More variations are told.  Ripley County in Vintage Postcards states that “Glass ran the wrong direction and fell over the precipice.”  Alan F. Smith, author of Tales of Versailles, insists that the “leaper” was John Glass.  Smith also adds: “Dr. Gordon lost a patient and could not understand why.  He was quite interested in performing an autopsy on the body, but the family of the deceased would have nothing to do with the desecration. . .  In the darkness, Glass ran over the cliff. . . but, perhaps because Gordon was the dead patient’s doctor, the general public always held the belief that it was he who had jumped.”

Folkorist Ron Baker caught one more elaboration of the tale, which shows up in his classic anthology Hoosier Folk Legends (1982).  As someone told Baker: There was a Dr. Gordon in Versailles.  There had been a strange death.  Gordon thought an old man’s wife had poisoned him and wanted an autopsy.  The family wouldn’t let him.  One night real late, he dug up the body.  When he got the casket open, the cops and the family came out.  Gordon took off running.  There’s a 200-250 foot drop cliff at the edge of the cemetery.  At the foot of the cliff is Versailles Lake.  Gordon fell off and broke a leg.  He swam away, and no one ever saw him after that.  Now this is called Gordon’s Leap.”  (This is certainly false.  Versailles Lake, a reservoir, was constructed by damming Laughery Creek in the 1950s.)


louisville medical students with cadaver
Medical students at a dissection in Louisville, Kentucky, in the 1890s.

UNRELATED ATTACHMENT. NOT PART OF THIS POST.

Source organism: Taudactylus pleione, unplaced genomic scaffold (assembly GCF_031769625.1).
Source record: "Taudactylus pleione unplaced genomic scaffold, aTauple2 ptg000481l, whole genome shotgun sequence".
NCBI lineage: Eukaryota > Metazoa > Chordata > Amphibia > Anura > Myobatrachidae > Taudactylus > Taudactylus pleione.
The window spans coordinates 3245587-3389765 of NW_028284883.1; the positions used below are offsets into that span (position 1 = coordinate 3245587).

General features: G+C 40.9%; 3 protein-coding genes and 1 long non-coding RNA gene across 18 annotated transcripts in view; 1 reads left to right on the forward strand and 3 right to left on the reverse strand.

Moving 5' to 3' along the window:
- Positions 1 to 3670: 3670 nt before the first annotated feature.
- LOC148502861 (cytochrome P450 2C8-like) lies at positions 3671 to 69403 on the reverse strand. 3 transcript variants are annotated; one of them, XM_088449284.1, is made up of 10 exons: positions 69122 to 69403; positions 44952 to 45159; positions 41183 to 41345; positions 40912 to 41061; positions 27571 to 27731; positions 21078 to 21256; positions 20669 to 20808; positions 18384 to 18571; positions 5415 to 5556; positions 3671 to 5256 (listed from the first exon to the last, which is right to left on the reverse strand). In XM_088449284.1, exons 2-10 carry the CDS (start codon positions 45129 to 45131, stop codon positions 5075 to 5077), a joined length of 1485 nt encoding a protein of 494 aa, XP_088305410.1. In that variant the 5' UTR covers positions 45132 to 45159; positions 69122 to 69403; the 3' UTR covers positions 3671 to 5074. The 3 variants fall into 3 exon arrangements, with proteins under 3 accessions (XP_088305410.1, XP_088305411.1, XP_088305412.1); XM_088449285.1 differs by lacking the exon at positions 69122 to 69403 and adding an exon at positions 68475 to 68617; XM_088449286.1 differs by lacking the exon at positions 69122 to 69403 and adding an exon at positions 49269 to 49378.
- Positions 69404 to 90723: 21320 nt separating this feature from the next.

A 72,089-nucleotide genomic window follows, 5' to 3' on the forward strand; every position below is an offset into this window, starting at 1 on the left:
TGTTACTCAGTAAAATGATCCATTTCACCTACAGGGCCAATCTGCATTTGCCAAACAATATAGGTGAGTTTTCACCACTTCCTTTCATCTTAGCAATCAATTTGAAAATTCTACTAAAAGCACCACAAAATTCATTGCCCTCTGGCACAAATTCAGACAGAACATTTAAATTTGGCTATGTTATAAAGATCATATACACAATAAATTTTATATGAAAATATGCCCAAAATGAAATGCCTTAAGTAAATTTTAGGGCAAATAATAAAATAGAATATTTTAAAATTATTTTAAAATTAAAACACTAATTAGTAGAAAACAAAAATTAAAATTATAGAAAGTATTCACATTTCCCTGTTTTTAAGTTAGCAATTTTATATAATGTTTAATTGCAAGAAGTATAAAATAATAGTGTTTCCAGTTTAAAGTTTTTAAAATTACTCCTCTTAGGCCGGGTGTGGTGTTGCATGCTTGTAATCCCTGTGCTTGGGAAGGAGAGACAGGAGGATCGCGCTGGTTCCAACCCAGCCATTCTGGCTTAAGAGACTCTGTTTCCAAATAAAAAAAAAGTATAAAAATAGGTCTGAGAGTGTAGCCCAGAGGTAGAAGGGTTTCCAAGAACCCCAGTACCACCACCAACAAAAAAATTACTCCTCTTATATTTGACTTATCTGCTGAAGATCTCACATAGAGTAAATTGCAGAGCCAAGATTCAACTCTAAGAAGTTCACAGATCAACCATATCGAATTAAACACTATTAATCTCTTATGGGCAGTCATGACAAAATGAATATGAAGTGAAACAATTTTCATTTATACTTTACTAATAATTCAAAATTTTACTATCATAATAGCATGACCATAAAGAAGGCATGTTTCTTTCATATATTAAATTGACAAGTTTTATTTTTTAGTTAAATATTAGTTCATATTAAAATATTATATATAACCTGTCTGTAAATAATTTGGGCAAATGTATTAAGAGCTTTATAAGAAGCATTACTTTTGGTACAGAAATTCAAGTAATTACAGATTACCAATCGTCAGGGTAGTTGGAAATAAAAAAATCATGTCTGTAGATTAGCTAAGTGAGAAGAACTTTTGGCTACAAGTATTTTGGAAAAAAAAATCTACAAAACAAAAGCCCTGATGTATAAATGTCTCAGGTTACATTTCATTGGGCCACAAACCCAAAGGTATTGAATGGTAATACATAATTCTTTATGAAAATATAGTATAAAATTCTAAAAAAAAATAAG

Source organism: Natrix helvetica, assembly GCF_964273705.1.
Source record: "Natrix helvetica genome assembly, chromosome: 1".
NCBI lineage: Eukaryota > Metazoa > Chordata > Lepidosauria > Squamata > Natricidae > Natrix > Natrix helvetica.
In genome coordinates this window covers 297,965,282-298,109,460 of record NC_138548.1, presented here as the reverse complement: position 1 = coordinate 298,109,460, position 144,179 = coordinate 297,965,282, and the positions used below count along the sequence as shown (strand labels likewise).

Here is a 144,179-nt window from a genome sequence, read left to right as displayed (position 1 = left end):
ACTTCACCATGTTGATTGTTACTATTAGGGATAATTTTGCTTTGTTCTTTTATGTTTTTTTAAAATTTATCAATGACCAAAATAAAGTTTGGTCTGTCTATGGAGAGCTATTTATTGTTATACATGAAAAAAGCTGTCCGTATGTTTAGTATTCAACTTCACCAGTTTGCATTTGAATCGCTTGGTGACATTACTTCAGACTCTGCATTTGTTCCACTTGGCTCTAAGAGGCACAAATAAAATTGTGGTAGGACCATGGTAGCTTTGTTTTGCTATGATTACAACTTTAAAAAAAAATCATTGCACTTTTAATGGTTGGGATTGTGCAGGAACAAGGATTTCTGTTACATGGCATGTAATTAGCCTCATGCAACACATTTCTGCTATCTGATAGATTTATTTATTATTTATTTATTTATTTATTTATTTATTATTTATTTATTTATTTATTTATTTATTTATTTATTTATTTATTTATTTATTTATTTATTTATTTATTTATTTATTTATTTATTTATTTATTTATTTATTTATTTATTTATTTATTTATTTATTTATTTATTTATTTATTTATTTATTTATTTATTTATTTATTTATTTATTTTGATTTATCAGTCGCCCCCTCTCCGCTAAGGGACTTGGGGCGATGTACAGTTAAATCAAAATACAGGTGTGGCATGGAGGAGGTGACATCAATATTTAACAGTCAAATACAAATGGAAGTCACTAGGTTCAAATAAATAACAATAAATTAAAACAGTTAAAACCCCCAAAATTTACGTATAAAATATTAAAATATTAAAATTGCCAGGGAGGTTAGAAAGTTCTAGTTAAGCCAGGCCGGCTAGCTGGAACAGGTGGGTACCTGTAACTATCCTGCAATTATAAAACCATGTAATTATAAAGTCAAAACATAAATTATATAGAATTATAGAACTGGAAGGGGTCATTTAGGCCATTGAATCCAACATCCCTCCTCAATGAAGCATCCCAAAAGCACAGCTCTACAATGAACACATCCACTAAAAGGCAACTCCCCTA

Unfortunately, the story wouldn’t be complete without the harrowingly sad coda Grayson appended to it in 1901.

Lest Gordon be considered a hero rather than a grave robber, it’s important to remember that the bodies stolen from rural and urban cemeteries by “resurrection men” were, more often than not, African American.  (So were many of the resurrectionists themselves.)  White doctors were rarely prosecuted for theft, however, especially if the body was black, whereas African American “ghouls” in their employ often went to court and were sometimes shot and killed by police on the spot.

At one time (1884) the Versailles Republican mentioned that the town’s citizens were considering putting up a monument to Gordon “the leaper.” (In fact, the Ripley County Historical Society erected a historical marker at the Cliff Hill Cemetery in 2013).  It is worth noting that no such marker exists to memorialize the thousands of African American bodies robbed from Indiana cemeteries over at least a century.

But I’ll leave it to the doctor from Madison to tell this tale.  The date isn’t mentioned, but he claims the event happened before the Civil War: